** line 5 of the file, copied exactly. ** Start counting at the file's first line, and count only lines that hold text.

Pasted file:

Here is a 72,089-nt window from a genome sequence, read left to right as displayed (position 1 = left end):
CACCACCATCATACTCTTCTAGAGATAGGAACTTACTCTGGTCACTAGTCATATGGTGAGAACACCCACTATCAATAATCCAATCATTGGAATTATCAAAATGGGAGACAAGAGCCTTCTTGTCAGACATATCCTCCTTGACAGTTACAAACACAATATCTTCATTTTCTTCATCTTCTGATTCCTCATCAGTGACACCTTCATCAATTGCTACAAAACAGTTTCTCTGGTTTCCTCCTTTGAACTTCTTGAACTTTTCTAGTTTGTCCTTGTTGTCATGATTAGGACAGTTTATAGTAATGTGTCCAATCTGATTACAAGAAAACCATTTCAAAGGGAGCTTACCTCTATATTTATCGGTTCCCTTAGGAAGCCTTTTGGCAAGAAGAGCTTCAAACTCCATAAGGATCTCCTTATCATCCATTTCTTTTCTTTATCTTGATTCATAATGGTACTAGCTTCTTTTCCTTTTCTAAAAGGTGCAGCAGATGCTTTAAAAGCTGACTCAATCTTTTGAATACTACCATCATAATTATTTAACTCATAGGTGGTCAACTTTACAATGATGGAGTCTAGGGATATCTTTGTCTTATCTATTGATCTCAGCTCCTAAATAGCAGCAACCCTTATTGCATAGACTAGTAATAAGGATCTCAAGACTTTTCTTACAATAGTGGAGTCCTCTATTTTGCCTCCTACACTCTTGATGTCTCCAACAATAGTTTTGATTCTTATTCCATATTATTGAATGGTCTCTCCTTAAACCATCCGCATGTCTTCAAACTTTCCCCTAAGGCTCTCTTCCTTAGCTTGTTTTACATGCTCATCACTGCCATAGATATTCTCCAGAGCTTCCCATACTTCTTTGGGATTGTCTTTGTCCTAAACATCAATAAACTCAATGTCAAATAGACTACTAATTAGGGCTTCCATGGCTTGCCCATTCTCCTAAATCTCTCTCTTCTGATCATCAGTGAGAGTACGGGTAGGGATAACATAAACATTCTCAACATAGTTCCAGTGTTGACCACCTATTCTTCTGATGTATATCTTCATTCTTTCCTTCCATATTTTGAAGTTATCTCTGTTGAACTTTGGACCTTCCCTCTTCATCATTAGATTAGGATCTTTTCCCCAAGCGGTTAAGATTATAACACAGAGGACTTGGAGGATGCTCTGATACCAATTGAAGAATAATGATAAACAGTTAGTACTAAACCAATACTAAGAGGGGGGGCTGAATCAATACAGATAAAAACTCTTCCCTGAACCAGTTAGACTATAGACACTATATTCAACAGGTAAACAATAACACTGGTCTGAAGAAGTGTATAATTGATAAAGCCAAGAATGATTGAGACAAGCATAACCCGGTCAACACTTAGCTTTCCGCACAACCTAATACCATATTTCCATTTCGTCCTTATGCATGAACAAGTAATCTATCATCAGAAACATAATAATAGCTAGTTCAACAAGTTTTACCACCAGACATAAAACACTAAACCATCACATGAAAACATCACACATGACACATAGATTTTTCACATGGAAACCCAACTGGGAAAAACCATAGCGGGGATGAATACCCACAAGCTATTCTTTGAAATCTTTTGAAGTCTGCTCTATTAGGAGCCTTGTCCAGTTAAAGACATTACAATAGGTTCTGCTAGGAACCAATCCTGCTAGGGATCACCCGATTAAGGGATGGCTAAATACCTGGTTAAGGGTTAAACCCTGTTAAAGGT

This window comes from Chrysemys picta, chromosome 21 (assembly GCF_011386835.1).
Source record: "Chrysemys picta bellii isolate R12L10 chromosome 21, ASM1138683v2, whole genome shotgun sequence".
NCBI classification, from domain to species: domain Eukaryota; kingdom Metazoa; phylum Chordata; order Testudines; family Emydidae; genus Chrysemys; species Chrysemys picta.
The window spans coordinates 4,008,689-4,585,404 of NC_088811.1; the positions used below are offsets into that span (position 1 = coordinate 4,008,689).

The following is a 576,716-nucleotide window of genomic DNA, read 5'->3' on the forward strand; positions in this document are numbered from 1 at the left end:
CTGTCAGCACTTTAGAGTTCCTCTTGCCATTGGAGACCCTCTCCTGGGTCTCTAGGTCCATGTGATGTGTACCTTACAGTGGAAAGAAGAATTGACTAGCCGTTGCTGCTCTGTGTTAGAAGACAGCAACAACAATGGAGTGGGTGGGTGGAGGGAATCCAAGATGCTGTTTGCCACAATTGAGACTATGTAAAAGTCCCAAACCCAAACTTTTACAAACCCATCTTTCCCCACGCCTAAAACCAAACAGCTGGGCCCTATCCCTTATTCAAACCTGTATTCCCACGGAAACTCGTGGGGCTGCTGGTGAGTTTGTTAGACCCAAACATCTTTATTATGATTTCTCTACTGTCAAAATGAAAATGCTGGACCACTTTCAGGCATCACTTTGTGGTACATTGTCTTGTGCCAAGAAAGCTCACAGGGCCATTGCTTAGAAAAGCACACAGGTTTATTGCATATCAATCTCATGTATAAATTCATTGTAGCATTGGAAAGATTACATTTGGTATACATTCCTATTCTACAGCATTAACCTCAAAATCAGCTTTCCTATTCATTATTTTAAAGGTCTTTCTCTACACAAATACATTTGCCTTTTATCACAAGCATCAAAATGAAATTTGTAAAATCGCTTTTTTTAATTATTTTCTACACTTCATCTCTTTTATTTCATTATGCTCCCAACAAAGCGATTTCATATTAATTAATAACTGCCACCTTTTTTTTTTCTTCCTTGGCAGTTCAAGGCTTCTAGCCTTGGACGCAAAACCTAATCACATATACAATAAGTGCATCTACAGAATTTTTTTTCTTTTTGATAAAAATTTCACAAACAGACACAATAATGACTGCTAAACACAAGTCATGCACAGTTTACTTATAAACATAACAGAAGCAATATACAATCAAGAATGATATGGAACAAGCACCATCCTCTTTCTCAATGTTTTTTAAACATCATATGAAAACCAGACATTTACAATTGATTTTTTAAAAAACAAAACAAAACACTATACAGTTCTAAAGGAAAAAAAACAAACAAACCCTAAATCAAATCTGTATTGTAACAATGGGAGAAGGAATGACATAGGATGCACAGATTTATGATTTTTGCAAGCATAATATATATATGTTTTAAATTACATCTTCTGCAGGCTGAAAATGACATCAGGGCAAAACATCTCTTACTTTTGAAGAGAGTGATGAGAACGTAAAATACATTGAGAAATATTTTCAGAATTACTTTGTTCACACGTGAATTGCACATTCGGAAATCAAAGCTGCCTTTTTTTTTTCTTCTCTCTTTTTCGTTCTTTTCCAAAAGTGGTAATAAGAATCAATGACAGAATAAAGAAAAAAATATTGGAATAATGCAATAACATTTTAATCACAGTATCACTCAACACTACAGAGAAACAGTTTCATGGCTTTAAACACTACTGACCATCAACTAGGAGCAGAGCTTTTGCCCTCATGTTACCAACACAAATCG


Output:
NCBI classification, from domain to species: domain Eukaryota; kingdom Metazoa; phylum Chordata; order Testudines; family Emydidae; genus Chrysemys; species Chrysemys picta.